Those are just disgusting: if someone becomes broken their best option is to find a way to tidy themselves out of this world so as not to inconvenience their ‘loved ones.’

Ask any real family affected by suicide whether they feel loved by it.

Million Dollar Baby, The Ocean Within, Me Before You – it has become a trope.

I reserve judgment in the case of ‘intractable pain or depression’ – and I could not possibly judge the person who chooses this exit if it is truly intractable – though I often hope it means they have been unsuccessful at finding help. It is not a matter for fiction, because fiction always conveniently leaves out the real details. Horribly depressed and wracked by pain people can and do have ‘quality of life’ in many cases – when their need to stay alive for those same loved ones is their prime imperative. YMMV.

Alternate preventive empathy development made easy via REAL FICTION

In Real Fiction (TM) of the empathy-developing variety, characters happen to also have a disability, illness, or difference – but it isn’t the focus of the story, while always being there.

Real fiction offers the reader a way to understand without being personally overwhelmed.

The writer can go into the thoughts of the character to show inner strength balancing outer pain.

The reader is thus safe to explore the consequences and conditions set up by the writer, to understand more, to literally be a voyeur – or in modern parlance to inhabit a virtual reality – that allows the reader to experience the life of a disabled person from the inside.

This alternate reality is temporary, and can be left or abandoned if it becomes too much for the reader to bear.

Fiction allows the small details that are important to the character to emerge, rather than be lectured about.

A great example is the book (and movie) Ordinary People, by Judith Guest. A family tries to understand why their son attempted suicide – and the family dynamics digs down into the real cause.

Pride’s Children is designed to be REAL FICTION

One of the main characters is a former physician who has CFS (ME/CFS), and is no longer able to practice medicine (which requires energy and brainpower), but has retrained herself as a novelist.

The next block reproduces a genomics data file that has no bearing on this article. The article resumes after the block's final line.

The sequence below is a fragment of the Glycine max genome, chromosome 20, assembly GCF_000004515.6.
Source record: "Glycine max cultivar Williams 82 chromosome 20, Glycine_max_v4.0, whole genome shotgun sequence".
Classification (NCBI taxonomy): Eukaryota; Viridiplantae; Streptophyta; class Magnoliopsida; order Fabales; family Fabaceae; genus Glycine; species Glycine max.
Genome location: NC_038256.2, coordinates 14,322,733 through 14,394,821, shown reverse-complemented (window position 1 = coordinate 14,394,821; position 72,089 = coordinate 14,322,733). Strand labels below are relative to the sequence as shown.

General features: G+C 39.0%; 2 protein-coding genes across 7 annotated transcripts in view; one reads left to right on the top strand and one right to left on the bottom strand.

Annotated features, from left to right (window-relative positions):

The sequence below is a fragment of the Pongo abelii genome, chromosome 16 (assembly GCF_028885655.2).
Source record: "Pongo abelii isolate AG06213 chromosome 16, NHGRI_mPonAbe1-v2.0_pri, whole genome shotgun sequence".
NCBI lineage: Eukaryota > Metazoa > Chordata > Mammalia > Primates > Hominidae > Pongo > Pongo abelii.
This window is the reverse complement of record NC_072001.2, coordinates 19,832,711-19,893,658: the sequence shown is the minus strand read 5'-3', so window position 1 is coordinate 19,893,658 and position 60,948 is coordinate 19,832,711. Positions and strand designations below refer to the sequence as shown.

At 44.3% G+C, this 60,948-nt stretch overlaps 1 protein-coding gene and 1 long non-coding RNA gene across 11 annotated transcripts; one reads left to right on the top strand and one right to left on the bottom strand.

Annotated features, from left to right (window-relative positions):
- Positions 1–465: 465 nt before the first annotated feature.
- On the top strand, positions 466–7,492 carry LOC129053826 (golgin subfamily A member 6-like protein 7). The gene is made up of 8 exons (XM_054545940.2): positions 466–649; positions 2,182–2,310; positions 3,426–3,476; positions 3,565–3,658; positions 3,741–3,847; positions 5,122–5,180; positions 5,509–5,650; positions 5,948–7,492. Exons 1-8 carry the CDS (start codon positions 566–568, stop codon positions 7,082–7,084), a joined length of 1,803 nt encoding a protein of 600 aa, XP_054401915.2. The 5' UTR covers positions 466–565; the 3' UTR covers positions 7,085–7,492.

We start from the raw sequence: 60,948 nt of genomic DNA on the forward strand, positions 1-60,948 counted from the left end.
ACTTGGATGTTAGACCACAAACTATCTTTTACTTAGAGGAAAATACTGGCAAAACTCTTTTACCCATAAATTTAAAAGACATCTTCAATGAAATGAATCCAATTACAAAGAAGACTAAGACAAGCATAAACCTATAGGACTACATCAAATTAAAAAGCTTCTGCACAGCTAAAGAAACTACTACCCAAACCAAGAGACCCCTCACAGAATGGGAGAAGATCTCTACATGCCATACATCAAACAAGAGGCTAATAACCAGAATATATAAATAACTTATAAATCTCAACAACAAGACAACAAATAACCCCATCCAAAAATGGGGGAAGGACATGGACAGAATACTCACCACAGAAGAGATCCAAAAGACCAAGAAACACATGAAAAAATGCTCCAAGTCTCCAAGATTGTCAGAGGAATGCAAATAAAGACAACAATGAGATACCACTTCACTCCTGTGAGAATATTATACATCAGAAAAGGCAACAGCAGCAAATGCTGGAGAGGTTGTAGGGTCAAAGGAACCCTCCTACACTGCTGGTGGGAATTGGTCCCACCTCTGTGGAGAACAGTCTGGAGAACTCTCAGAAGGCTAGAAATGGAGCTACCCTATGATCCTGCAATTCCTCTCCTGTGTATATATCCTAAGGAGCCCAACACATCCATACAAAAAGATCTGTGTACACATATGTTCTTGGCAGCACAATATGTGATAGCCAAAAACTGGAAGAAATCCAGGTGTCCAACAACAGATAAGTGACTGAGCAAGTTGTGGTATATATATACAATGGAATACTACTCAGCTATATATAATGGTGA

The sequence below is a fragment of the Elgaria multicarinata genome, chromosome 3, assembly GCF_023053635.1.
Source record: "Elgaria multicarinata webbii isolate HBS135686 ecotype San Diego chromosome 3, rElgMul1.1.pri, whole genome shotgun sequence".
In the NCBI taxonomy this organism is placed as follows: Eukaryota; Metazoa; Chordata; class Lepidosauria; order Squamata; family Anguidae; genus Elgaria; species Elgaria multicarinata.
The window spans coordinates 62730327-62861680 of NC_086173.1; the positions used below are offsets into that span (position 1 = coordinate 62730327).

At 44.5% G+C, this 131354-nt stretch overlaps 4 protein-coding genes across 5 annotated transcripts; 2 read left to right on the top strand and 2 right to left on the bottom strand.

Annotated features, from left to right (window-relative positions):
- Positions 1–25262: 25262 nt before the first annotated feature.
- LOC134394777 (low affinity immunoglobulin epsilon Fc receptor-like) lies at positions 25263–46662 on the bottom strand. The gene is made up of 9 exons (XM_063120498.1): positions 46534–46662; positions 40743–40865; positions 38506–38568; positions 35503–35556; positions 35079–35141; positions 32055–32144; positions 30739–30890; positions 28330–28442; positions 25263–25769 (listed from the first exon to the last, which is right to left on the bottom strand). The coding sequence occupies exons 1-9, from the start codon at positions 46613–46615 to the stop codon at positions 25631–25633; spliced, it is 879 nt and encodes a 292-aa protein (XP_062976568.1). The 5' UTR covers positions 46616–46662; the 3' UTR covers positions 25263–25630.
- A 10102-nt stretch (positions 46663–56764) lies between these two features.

The story shows the development of her change in the area of personal worthiness for her goals, triggered by an accidental meeting with a charismatic actor which then affects her whole life.

Is she correct in the assumptions she’s taken on as to her own value as a PWC (a person with CFS)? Will chronic illness limit the rest of her life? Can she hope for and desire what ‘normal’ people are allowed by society to want?

At least you don’t have to get sick to find out. You will just have to read.

And be patient. It’s taking the writer a while to finish the story.

What’s your favorite vicariously-lived life? Who would you have liked to really be?

Spent today pitching a movie never to be filmed

READING SCREENWRITING BOOKS IS GOOD FOR NOVELISTS, TOO

It counts as research.

I’m reading – rereading in many cases – Blake Snyder’s three Save The Cat books.

These are well-known screenwriter tools, as is the Dramatica I use for plotting and character development.

The many similarities between the different forms of presenting a story allow significant crossover: a story is a story is a story. Each form is also very different from the others, because once they go out into the real world, a book and a play and a movie script are implemented differently.

But plotting Pride’s Children: NETHERWORLD was not the reason for the reading. Plotting is all finished, and in the scene I’m working on right now, a movie is being pitched to one of our actors. I’m using the device of a pitch meeting to get all the information needed to understand this particular movie into the story in the most efficient way – without seeming like an info-dump.

Isn’t writing a whole movie a bit much as backdrop for a novel?

Of course it is, but you know me: if it’s going to be in the plot (and, with actors, you’re going to have movies in the plot), and I can give it verisimilitude (the appearance of actually being real), I can make you believe the one or two not real points in the rest of the plot.

Machiavellian, you say? Why, thank you.

But I’m not the only one to do things like this – heck, people in fantasies invent whole worlds and religions and ecosystems.

What attracted me to the idea is the fact that Snyder says, of the pitch:

“Poster. Logline. Simple story spine. Eager and inspired telling of the tale. Ten minutes, tops. That’s the pitch.” (p. 123, Save The Cat Strikes Back)

Which fits perfectly into my scheme to sketch out enough of this particular movie to last for the first half of NETHERWORLD, without taking up that much space in the book. After all, I’m writing a novel, not a movie.